In the past six years of his presidency, George Bush has squandered something far more important and significant than a budgetary surplus. It is the sense of moral superiority that has been the hallmark of United States policy and had been recognized throughout most of the world.
We invaded Iraq because we were told that the government of Iraq presented a grave and immediate threat to the United States. We now know that this rationale was not supported by the facts and, worse, our government was fully aware that it was baseless. The rest of the western world was almost united in its pleas to avoid invasion and continue diplomatic talks; our own military and civilian experts warned that, while we would get a quick military victory, the chaos that resulted would be impossible to contain. (It is telling that President Bush’s father limited the aim of “his” war with Saddam Hussein to the limited purpose of removing Iraqi troops from Kuwait. He wanted no part in “nation building” and the creation of an Iraq in our image.)
What was the result of this preemptive strike, an invasion of a sovereign country with which we had had close and friendly relations in past years? We immediately put all other nations on notice that we reserved the absolute unilateral right to invade them if we felt that someday, somehow, they could constitute a threat to the United States or even if they just annoyed us. Will we next invade Iran or North Korea? Will we invade Pakistan on the theory that not enough is being done to assist in the capture of Osama? Apparently we have threatened to do just that. Will we invade the source of funding for terrorists throughout the region and the establishment of schools where hatred of the west is a core of the curriculum, Saudi Arabia?
The next step in our ceding moral superiority is the disclosure that the United States has operated secret prisons in other countries where, it is argued, torture may be involved in extracting intelligence, although it is generally accepted that torture does not gain truthful information; the subject will say anything that his captors want in order to stop the treatment. The Administration asserts that to limit outrageous behavior would be dangerous to the country.
The Administration seeks to have the authority, without judicial or other oversight, to suspend habeas corpus, tap telephones, search computers, even library reading lists. The fourth amendment to the Constitution permits searches of persons and property, if reasonable grounds exist, but only after a court has issued a specific authorization. The wholesale warrant-less invasion of privacy is unprecedented. No one seriously objects to searches and seizures involving terrorists or their threats. (No one seriously objects to removing his or her shoes and discarding shampoo before boarding an airplane, even if the procedure seems silly and pointless.)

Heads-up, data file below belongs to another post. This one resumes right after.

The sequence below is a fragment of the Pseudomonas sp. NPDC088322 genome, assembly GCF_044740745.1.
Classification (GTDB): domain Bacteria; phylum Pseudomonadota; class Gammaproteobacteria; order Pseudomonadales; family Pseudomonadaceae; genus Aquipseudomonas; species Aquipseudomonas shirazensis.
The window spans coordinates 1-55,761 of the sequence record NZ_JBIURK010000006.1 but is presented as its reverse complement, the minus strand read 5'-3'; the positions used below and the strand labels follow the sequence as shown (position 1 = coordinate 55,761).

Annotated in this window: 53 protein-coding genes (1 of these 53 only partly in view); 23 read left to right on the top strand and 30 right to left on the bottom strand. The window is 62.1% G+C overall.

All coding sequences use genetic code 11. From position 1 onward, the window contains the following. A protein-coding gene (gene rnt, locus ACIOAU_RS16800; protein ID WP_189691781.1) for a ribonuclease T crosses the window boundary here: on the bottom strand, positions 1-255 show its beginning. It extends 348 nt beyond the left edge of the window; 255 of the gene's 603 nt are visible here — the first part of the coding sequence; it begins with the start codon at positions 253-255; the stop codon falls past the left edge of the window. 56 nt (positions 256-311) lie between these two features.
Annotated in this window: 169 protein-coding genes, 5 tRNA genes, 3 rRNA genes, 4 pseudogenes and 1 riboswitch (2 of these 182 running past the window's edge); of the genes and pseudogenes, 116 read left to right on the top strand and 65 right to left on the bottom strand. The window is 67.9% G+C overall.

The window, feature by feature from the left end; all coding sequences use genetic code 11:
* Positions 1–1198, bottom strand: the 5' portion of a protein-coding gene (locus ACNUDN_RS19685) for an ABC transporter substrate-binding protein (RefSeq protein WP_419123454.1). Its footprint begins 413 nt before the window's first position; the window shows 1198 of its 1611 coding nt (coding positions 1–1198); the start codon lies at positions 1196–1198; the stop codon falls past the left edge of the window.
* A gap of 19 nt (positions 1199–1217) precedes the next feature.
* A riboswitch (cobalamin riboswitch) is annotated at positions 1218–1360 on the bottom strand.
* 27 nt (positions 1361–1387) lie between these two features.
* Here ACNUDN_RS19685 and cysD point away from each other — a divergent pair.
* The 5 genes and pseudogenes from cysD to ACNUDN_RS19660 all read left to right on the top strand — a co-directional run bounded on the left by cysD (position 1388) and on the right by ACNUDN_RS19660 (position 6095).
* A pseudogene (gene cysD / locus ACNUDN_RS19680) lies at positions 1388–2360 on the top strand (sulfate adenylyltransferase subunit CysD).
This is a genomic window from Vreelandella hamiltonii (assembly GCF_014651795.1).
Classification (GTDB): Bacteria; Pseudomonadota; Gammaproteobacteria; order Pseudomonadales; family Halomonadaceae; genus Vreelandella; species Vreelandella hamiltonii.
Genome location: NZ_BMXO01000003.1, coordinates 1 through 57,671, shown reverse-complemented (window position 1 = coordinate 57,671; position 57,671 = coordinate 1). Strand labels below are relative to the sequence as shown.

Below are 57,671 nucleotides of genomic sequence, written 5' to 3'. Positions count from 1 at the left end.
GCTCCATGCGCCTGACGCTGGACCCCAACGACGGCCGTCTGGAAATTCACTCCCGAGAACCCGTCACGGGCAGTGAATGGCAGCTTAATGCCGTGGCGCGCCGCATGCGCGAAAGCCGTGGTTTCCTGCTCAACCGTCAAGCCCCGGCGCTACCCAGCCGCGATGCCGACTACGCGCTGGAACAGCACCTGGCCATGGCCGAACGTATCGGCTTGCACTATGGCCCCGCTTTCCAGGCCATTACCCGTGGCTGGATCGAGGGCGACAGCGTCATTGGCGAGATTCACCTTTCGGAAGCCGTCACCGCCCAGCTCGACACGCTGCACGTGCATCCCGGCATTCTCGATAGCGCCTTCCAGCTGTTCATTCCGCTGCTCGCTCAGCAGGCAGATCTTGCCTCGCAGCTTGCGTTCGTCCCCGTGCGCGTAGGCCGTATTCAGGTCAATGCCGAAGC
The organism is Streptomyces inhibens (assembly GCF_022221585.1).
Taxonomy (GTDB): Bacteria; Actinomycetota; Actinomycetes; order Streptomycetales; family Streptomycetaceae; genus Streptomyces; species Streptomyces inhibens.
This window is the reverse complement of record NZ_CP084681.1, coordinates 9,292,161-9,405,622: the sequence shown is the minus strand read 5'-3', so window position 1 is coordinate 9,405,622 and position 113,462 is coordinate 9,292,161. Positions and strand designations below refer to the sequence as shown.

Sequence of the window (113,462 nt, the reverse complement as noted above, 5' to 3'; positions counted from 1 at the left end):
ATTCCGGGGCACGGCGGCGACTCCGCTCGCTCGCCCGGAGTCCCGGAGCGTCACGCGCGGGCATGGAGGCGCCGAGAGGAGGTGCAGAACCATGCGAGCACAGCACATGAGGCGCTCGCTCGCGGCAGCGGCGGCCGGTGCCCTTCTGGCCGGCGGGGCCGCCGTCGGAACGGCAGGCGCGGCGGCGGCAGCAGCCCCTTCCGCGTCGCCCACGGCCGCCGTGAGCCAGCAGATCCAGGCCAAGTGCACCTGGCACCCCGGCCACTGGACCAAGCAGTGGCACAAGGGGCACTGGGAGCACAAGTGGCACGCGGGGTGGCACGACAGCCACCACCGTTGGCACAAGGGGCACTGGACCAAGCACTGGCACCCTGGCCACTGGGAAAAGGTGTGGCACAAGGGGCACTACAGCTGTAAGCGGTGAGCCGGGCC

It is the unilateral usurpation by the administration that is objectionable. There exist special courts which can authorize wire taps, clandestine searches and other invasions of privacy. The administration is not satisfied with this approach because it requires justification to be demonstrated.
The Administration asserts that “unconventional” means of extracting intelligence is necessary. History has demonstrated, however, that torture and other inhumane actions by the United States is totally counter-productive.
But what of the argument that we are in a war with terrorists? While the term “war” is very overused, we are in a world-wide conflict with those who would destroy us and our allies.
The Islamic terrorists are not a conventional army or opponent. They wear no uniforms, have no honorable code of conduct and do not operate from a recognized nation-state. Our adherence to moral behavior and standards will neither encourage nor discourage their behavior or their very real threat to the United States.
We must be ever vigilant that we take the “high road”, that we continue to be the beacon of proper behavior. If we lose that position and example to the world, then we are no better than the terrorists. Indeed we are doing their work, the destruction of western civilization and of the United States.
We see the illiteracy, poverty and injustices rampant in the third world, especially in Muslim countries, notably Iraq, Iran, Syria, the Palestinian territories and Saudi Arabia. We have, in my opinion, a naive view that, if only we can eradicate poverty and illiteracy and give the common people employment and hope, they will rush to western-style democracy. It’s not going to happen.
Our enemies are not going to embrace democracy. It is not a question of their being unfamiliar with the concept; they have studied democracy and repudiated it. believing it violates their culture and faith. The Islamic fanatic terrorists reject all for which we stand and, until the moderate governments in the region want to bring peace to the region, there will be young men and women willing to strap explosives to their bodies and blow up Westerners and those perceived to be our friends. There will be no peace in the middle east until countries that support terrorists and bankroll them fall themselves, as Saudi Arabia. The best guesses as to when that will happen is in about five or ten years.
Until then, we must do whatever is possible, within the framework of our essential principles and liberties, to protect our citizens and friends abroad. The initiative to perform a terrorist attack, unfortunately, is that of the terrorist. To act peremptorily is counter-productive; not only does it violate the principles that make us great, it won’t work. We should try and anticipate, surely, but not at the cost of destroying everything this country has always stood for. If we do ignore our history, traditions and ideals, we are no better than those who attack us.